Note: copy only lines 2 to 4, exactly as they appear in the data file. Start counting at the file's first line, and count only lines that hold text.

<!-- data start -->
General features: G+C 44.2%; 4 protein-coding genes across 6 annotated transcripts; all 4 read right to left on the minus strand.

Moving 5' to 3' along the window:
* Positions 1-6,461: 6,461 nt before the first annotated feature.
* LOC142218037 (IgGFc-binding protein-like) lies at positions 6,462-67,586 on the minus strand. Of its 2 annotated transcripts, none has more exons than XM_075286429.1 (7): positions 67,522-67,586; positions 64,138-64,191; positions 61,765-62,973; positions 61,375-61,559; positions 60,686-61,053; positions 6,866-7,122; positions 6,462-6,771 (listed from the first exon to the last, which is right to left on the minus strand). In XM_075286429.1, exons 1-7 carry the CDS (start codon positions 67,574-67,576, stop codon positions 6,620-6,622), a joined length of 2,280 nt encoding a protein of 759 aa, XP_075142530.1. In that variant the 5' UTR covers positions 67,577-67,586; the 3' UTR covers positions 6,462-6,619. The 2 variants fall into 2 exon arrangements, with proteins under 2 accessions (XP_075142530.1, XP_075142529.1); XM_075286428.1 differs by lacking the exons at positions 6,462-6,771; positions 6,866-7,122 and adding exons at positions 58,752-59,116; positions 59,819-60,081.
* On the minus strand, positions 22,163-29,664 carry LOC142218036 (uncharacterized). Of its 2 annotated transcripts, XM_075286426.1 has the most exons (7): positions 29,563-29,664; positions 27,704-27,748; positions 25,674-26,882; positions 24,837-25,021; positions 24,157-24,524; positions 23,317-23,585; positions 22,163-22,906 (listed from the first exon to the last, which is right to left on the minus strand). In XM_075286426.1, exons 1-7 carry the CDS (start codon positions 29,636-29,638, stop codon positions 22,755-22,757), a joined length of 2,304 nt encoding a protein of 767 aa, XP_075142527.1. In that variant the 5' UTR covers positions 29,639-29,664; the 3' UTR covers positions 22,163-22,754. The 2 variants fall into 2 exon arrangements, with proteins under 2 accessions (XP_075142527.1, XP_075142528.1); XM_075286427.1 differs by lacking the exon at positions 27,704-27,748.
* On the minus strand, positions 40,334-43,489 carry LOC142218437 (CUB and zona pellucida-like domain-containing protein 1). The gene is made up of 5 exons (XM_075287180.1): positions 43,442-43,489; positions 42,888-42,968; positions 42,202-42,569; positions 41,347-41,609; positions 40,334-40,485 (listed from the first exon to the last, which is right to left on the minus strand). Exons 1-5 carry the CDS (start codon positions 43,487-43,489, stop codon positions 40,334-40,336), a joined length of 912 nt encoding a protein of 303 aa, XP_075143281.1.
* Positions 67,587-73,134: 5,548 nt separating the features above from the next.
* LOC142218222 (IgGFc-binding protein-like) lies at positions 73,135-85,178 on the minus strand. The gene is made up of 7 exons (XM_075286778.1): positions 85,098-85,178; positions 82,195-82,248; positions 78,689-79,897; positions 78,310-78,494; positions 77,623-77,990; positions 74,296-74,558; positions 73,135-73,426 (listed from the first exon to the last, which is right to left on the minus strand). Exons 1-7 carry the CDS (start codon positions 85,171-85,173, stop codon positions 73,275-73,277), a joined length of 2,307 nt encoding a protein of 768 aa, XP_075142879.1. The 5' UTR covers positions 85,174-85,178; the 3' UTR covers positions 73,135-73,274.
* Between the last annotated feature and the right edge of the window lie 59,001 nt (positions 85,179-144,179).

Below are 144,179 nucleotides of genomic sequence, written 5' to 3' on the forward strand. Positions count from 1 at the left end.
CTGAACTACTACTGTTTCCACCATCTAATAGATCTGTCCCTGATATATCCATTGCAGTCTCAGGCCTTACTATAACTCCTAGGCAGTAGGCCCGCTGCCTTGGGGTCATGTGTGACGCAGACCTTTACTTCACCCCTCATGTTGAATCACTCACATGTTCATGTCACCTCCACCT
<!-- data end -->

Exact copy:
Moving 5' to 3' along the window:
* Positions 1-6,461: 6,461 nt before the first annotated feature.
* LOC142218037 (IgGFc-binding protein-like) lies at positions 6,462-67,586 on the minus strand. Of its 2 annotated transcripts, none has more exons than XM_075286429.1 (7): positions 67,522-67,586; positions 64,138-64,191; positions 61,765-62,973; positions 61,375-61,559; positions 60,686-61,053; positions 6,866-7,122; positions 6,462-6,771 (listed from the first exon to the last, which is right to left on the minus strand). In XM_075286429.1, exons 1-7 carry the CDS (start codon positions 67,574-67,576, stop codon positions 6,620-6,622), a joined length of 2,280 nt encoding a protein of 759 aa, XP_075142530.1. In that variant the 5' UTR covers positions 67,577-67,586; the 3' UTR covers positions 6,462-6,619. The 2 variants fall into 2 exon arrangements, with proteins under 2 accessions (XP_075142530.1, XP_075142529.1); XM_075286428.1 differs by lacking the exons at positions 6,462-6,771; positions 6,866-7,122 and adding exons at positions 58,752-59,116; positions 59,819-60,081.